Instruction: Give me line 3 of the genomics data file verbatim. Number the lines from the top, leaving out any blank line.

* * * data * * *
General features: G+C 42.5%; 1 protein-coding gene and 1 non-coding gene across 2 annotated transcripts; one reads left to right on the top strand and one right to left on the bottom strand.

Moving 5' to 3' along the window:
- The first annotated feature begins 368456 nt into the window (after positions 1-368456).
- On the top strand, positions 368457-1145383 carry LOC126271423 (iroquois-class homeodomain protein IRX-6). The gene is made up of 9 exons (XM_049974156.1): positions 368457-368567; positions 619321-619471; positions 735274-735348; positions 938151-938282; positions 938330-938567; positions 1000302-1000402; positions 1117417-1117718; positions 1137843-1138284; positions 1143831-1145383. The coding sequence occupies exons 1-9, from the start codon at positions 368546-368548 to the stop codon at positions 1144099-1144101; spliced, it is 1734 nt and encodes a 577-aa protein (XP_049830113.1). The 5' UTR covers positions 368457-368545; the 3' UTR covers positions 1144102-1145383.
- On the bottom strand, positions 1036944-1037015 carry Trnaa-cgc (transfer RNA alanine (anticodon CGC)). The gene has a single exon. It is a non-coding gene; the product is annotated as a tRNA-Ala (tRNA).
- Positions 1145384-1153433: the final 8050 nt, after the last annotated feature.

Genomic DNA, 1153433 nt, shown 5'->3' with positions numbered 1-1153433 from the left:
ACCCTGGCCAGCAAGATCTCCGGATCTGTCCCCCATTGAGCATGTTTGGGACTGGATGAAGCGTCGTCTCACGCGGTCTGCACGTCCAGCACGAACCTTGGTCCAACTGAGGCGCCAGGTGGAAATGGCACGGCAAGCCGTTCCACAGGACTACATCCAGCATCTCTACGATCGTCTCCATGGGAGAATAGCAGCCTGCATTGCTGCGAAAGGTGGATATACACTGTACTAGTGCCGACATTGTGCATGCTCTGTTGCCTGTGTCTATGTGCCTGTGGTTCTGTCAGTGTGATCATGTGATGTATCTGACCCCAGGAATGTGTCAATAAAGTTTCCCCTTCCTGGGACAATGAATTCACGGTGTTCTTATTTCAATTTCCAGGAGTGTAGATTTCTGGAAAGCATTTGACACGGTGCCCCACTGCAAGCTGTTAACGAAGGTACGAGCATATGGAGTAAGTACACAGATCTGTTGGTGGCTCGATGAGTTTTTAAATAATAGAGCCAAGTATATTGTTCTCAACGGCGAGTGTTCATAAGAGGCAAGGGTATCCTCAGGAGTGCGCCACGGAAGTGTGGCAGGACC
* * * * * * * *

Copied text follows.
- The first annotated feature begins 368456 nt into the window (after positions 1-368456).